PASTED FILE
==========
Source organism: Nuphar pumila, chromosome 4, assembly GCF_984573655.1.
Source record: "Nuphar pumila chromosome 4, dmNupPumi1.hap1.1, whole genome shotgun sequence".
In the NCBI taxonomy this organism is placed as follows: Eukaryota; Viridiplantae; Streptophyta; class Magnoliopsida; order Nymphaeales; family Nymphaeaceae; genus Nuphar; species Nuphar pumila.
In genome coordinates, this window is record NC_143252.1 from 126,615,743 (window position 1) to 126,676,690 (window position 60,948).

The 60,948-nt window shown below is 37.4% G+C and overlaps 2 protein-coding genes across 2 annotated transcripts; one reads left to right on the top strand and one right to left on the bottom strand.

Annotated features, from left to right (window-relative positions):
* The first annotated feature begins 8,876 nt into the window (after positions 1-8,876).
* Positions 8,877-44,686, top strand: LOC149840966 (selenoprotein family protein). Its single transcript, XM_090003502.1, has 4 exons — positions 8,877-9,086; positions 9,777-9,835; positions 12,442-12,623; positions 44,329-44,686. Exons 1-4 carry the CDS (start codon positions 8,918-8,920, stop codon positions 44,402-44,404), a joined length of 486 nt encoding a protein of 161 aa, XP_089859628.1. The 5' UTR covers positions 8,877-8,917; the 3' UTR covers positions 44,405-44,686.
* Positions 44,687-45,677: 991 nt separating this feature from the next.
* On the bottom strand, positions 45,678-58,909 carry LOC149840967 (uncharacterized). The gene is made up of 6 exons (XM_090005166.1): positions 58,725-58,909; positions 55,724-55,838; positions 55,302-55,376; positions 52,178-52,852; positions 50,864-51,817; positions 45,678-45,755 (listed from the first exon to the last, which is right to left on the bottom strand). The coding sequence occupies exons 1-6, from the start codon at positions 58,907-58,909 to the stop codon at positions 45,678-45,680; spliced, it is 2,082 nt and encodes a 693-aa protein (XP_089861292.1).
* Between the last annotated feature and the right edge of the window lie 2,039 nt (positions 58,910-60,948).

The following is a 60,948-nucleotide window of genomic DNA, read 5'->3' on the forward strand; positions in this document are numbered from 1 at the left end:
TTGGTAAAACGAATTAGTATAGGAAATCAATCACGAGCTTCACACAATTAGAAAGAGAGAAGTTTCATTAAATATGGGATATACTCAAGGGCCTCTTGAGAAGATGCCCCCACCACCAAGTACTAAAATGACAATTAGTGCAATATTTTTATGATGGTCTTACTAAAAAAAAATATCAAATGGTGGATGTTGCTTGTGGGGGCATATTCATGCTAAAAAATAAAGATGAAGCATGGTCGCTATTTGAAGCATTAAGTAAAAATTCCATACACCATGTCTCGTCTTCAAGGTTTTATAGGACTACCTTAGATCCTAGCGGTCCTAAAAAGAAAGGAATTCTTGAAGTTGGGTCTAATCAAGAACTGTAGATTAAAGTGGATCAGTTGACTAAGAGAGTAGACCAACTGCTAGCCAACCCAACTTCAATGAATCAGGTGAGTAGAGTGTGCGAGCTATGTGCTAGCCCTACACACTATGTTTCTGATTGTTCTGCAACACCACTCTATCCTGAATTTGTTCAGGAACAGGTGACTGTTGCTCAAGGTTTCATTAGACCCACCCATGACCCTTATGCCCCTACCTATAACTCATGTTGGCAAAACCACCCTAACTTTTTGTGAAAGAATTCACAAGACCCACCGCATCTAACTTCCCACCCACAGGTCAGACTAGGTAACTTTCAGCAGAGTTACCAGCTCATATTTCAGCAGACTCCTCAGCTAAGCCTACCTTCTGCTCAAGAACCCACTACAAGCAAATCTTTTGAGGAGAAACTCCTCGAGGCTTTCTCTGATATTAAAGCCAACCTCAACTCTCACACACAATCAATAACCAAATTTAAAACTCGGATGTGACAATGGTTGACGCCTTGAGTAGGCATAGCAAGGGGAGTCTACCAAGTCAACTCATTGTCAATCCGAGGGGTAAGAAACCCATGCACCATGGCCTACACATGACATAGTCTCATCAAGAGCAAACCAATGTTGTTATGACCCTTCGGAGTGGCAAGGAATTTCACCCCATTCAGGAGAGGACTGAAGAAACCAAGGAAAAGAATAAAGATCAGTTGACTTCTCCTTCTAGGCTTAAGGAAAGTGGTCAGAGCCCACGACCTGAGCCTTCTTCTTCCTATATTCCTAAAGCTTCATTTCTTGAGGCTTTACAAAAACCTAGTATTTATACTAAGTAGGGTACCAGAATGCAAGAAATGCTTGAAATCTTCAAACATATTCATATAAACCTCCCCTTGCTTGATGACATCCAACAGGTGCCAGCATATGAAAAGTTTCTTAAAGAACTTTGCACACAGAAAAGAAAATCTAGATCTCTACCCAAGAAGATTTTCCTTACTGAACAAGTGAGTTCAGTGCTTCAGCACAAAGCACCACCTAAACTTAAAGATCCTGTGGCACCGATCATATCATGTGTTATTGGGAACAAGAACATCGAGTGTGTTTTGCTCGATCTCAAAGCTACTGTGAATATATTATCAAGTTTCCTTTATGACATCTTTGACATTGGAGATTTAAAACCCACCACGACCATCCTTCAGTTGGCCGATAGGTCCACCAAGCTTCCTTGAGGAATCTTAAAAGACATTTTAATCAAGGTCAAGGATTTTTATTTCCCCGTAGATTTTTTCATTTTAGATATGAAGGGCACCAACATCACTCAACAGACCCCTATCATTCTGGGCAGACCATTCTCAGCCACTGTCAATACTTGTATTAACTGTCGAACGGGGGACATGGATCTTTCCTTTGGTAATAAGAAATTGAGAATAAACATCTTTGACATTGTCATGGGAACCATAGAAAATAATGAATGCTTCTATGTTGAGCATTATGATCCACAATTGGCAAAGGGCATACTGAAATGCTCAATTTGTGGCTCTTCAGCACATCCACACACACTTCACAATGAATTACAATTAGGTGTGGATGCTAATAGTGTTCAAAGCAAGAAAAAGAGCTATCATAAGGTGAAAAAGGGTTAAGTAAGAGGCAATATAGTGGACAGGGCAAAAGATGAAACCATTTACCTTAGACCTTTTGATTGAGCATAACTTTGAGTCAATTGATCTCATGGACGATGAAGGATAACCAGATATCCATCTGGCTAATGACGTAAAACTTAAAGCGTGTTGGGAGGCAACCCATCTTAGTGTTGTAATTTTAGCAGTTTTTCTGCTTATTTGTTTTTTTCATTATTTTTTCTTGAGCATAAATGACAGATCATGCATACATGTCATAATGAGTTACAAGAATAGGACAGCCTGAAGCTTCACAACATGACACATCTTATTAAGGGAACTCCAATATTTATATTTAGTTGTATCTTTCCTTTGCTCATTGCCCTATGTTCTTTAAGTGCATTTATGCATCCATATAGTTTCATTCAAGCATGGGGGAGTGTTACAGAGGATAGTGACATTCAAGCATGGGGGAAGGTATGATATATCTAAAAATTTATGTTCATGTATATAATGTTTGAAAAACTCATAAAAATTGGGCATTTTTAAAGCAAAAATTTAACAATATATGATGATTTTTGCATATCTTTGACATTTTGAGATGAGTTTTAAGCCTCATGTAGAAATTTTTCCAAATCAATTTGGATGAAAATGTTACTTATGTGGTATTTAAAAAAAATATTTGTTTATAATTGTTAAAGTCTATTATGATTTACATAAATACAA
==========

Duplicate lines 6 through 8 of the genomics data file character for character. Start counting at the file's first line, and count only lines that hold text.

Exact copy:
Annotated features, from left to right (window-relative positions):
* The first annotated feature begins 8,876 nt into the window (after positions 1-8,876).
* Positions 8,877-44,686, top strand: LOC149840966 (selenoprotein family protein). Its single transcript, XM_090003502.1, has 4 exons — positions 8,877-9,086; positions 9,777-9,835; positions 12,442-12,623; positions 44,329-44,686. Exons 1-4 carry the CDS (start codon positions 8,918-8,920, stop codon positions 44,402-44,404), a joined length of 486 nt encoding a protein of 161 aa, XP_089859628.1. The 5' UTR covers positions 8,877-8,917; the 3' UTR covers positions 44,405-44,686.